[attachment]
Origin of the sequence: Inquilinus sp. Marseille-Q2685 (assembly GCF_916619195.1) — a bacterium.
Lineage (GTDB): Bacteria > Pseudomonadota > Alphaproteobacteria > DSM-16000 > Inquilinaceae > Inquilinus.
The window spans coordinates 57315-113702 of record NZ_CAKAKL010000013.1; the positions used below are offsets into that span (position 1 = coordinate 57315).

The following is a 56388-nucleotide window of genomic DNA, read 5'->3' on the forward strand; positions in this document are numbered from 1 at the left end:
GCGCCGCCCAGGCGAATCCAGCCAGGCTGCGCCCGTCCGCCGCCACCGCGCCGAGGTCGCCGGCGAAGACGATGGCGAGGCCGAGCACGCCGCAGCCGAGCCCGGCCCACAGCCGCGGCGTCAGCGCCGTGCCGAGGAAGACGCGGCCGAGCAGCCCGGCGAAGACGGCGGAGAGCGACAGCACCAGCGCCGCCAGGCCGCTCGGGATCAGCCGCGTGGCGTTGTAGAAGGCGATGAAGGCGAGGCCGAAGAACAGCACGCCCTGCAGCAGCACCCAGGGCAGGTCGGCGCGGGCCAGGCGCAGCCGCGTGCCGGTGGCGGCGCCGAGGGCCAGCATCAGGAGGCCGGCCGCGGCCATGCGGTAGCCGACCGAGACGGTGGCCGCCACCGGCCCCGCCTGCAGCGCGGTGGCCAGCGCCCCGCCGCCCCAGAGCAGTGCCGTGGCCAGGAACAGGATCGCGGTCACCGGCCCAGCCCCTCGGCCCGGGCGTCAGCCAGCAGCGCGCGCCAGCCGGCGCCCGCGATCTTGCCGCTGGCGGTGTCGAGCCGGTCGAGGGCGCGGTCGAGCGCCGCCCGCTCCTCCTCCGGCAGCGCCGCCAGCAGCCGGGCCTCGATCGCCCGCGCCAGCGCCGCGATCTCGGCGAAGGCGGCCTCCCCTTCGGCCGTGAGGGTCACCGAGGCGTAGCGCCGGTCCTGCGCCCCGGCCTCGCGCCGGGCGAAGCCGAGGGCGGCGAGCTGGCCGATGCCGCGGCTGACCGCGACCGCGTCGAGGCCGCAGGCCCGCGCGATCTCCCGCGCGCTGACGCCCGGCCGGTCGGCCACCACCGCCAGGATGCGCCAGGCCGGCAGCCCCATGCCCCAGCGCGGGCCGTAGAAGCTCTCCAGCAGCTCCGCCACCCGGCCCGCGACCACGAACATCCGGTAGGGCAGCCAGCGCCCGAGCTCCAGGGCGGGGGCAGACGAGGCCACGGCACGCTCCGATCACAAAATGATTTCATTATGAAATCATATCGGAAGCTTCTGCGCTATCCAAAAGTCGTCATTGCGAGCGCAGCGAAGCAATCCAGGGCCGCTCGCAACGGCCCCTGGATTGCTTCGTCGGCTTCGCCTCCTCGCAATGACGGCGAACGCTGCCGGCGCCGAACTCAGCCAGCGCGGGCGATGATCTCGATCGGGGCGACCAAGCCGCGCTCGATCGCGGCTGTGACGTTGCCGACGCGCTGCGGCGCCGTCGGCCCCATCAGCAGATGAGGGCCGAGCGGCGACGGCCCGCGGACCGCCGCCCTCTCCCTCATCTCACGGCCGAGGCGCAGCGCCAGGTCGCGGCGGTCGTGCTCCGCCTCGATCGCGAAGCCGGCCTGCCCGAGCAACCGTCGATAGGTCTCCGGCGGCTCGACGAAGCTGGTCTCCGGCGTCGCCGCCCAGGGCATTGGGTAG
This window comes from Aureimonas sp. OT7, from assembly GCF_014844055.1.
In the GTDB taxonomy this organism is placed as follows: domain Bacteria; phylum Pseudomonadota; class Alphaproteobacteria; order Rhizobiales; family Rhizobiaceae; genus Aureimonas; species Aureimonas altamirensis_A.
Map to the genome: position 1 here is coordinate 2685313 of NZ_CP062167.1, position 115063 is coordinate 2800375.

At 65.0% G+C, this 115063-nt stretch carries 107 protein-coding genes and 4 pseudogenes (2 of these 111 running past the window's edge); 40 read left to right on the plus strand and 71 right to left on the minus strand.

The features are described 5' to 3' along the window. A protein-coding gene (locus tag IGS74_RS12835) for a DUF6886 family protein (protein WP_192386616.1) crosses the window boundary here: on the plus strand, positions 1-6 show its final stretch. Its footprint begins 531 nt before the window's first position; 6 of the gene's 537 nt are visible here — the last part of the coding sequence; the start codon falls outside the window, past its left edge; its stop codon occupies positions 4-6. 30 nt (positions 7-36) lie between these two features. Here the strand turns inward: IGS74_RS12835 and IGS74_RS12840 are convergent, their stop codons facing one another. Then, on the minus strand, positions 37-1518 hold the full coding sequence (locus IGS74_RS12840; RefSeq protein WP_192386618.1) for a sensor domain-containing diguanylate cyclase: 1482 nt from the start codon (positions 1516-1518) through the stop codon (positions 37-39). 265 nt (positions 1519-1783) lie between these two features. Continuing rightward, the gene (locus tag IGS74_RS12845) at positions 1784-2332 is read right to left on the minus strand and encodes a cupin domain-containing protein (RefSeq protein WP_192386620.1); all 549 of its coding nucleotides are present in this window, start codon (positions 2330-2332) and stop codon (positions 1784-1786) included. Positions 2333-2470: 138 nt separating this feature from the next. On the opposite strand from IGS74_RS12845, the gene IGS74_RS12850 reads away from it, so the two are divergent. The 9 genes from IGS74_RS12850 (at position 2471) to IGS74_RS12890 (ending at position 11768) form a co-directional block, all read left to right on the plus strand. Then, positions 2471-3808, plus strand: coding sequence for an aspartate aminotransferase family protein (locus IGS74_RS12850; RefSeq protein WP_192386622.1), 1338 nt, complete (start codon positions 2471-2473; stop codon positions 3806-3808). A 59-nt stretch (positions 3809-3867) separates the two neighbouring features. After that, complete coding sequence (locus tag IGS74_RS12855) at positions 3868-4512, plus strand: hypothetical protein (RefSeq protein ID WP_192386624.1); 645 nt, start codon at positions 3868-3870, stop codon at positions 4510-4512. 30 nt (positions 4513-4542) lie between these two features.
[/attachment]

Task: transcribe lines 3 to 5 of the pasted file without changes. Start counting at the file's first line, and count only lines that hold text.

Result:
The window spans coordinates 57315-113702 of record NZ_CAKAKL010000013.1; the positions used below are offsets into that span (position 1 = coordinate 57315).

The following is a 56388-nucleotide window of genomic DNA, read 5'->3' on the forward strand; positions in this document are numbered from 1 at the left end:
GCGCCGCCCAGGCGAATCCAGCCAGGCTGCGCCCGTCCGCCGCCACCGCGCCGAGGTCGCCGGCGAAGACGATGGCGAGGCCGAGCACGCCGCAGCCGAGCCCGGCCCACAGCCGCGGCGTCAGCGCCGTGCCGAGGAAGACGCGGCCGAGCAGCCCGGCGAAGACGGCGGAGAGCGACAGCACCAGCGCCGCCAGGCCGCTCGGGATCAGCCGCGTGGCGTTGTAGAAGGCGATGAAGGCGAGGCCGAAGAACAGCACGCCCTGCAGCAGCACCCAGGGCAGGTCGGCGCGGGCCAGGCGCAGCCGCGTGCCGGTGGCGGCGCCGAGGGCCAGCATCAGGAGGCCGGCCGCGGCCATGCGGTAGCCGACCGAGACGGTGGCCGCCACCGGCCCCGCCTGCAGCGCGGTGGCCAGCGCCCCGCCGCCCCAGAGCAGTGCCGTGGCCAGGAACAGGATCGCGGTCACCGGCCCAGCCCCTCGGCCCGGGCGTCAGCCAGCAGCGCGCGCCAGCCGGCGCCCGCGATCTTGCCGCTGGCGGTGTCGAGCCGGTCGAGGGCGCGGTCGAGCGCCGCCCGCTCCTCCTCCGGCAGCGCCGCCAGCAGCCGGGCCTCGATCGCCCGCGCCAGCGCCGCGATCTCGGCGAAGGCGGCCTCCCCTTCGGCCGTGAGGGTCACCGAGGCGTAGCGCCGGTCCTGCGCCCCGGCCTCGCGCCGGGCGAAGCCGAGGGCGGCGAGCTGGCCGATGCCGCGGCTGACCGCGACCGCGTCGAGGCCGCAGGCCCGCGCGATCTCCCGCGCGCTGACGCCCGGCCGGTCGGCCACCACCGCCAGGATGCGCCAGGCCGGCAGCCCCATGCCCCAGCGCGGGCCGTAGAAGCTCTCCAGCAGCTCCGCCACCCGGCCCGCGACCACGAACATCCGGTAGGGCAGCCAGCGCCCGAGCTCCAGGGCGGGGGCAGACGAGGCCACGGCACGCTCCGATCACAAAATGATTTCATTATGAAATCATATCGGAAGCTTCTGCGCTATCCAAAAGTCGTCATTGCGAGCGCAGCGAAGCAATCCAGGGCCGCTCGCAACGGCCCCTGGATTGCTTCGTCGGCTTCGCCTCCTCGCAATGACGGCGAACGCTGCCGGCGCCGAACTCAGCCAGCGCGGGCGATGATCTCGATCGGGGCGACCAAGCCGCGCTCGATCGCGGCTGTGACGTTGCCGACGCGCTGCGGCGCCGTCGGCCCCATCAGCAGATGAGGGCCGAGCGGCGACGGCCCGCGGACCGCCGCCCTCTCCCTCATCTCACGGCCGAGGCGCAGCGCCAGGTCGCGGCGGTCGTGCTCCGCCTCGATCGCGAAGCCGGCCTGCCCGAGCAACCGTCGATAGGTCTCCGGCGGCTCGACGAAGCTGGTCTCCGGCGTCGCCGCCCAGGGCATTGGGTAG